Escuela de Los Destiladeros

For several months I have been volunteering to teach English to 19 children, ages 6 through 12 at a one-room school in Los Destaladeros. Among beautiful million dollar villas and estates lies a small community of about 16 simple Panamanian houses on mainly one road which ends at the school. Twice a week I have come for 2 hours, first teaching 1st through 3rd graders; the next hour, I teach 4th through 6th grade. While teaching one group, their regular teacher takes the other group out to the patio to teach another subject.The Minister of Educación in Panama has mandated that English be taught in the schools, but the teacher at this school knows very little English. Since I retired from teaching in the U.S. and have a TEFL (Teach English as a Foreign Language) certificate, this has been a rewarding opportunity to help fulfil a need in my community. There is only one set of English curriculum books available from the Ministry of Education at the school. So I use those for ideas along with some curriculum programs online for my lesson plans and materials. All this has been very challenging trying to work with different ages.
The children, for the most part, are so happy and seem to enjoy the class, always greeting me with hugs and saying “Good morning teacher. How are you today?” They love word searches, singing songs in English, and playing games such as BINGO. For some, I am not sure how much English they are retaining, but there are a few students that are very enthusiastic in sharing what they know. And they have taught me Spanish in turn.
In addition to teaching English, a friend has been instrumental in acquiring all that is needed for a computer lab for the children’s and teacher’s use. So far 3 desktop and 3 laptop computers, 2 printers, and internet service all have been donated. Mikkel & I have had the opportunity to share in the joy of giving by donating one of the printers (we bought it when we first moved here to use until our crate arrived), and, also, an Apple Express router, we had brought from the U.S., but didn’t need after moving to Pedasí. The router is also used as an extender, allowing most of the village to tap into the internet from the school. Students who have graduated to 7th grade, continue their education at the school in Pedasí and elsewhere. They are issued laptops for their homework by the Ministerio de Educación; so now they can work at home instead of staying in Pedasí and paying for internet connection at the local library or internet cafe.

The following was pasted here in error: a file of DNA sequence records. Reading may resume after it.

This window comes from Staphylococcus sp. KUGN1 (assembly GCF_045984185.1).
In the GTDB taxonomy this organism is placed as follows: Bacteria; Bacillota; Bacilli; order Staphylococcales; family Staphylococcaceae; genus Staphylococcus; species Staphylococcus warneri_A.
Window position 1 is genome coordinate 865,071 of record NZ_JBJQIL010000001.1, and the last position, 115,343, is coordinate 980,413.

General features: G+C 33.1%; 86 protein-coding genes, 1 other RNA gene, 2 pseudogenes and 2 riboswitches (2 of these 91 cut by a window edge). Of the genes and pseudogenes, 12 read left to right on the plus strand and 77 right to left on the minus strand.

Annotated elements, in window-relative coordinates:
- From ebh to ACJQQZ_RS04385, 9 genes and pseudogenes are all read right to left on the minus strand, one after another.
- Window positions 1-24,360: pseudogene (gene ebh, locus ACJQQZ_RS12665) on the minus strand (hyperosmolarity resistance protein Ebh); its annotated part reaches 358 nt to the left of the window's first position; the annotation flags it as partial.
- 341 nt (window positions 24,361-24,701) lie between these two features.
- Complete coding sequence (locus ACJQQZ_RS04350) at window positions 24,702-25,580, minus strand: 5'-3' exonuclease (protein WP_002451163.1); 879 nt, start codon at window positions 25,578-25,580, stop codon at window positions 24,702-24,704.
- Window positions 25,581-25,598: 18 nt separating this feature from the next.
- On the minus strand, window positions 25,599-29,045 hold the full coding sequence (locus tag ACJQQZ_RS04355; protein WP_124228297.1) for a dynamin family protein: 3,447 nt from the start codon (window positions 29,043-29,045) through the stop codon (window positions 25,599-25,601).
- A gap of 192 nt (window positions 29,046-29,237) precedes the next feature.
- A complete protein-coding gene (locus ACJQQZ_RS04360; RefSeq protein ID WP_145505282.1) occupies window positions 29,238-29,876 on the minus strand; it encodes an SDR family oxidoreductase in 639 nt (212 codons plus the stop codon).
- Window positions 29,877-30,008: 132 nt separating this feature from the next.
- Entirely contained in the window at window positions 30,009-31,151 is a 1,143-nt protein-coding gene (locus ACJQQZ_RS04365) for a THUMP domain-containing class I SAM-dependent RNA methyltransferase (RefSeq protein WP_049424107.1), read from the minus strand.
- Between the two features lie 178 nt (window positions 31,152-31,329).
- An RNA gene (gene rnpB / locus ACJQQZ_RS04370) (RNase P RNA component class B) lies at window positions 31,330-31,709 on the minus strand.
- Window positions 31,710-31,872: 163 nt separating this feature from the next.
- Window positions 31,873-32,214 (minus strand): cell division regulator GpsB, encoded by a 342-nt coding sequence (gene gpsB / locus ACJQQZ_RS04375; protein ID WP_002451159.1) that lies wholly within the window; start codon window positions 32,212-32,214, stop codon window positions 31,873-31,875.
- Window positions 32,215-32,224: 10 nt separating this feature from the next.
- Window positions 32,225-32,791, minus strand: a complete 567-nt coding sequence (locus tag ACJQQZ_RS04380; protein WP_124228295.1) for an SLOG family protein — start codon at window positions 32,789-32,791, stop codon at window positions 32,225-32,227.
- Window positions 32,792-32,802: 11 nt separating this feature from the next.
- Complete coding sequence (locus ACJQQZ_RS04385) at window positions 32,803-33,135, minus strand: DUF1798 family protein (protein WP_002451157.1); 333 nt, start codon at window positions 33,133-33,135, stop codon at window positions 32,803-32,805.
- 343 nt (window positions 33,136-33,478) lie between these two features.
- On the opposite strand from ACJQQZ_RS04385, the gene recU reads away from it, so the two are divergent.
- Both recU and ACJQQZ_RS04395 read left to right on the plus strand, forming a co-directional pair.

When I informed the children at the school that it was my last day to teach English until next March because I was taking a month-long vacation to the U.S. and their own school vacation is from December to the end of February, I received hugs and kisses from all the children; one girl even started crying. Even though at times I thought some of the children really didn’t care about learning English, I knew now they were grateful for my efforts to teach them and we would mutually miss each other. Two of the children would move up to 7th grade and would not return to this school when I returned, making it more difficult to say goodbye. But the teacher expressed his request for me to come back for the next school year which I plan to do.
So I am writing this blog while I am in the U.S. visiting my family. I may not have much time to write much more during my visit, but I really felt it necessary to share my experiences back in Panamá about volunteering to help the children. I consider it an honor and blessing to be part of this community.

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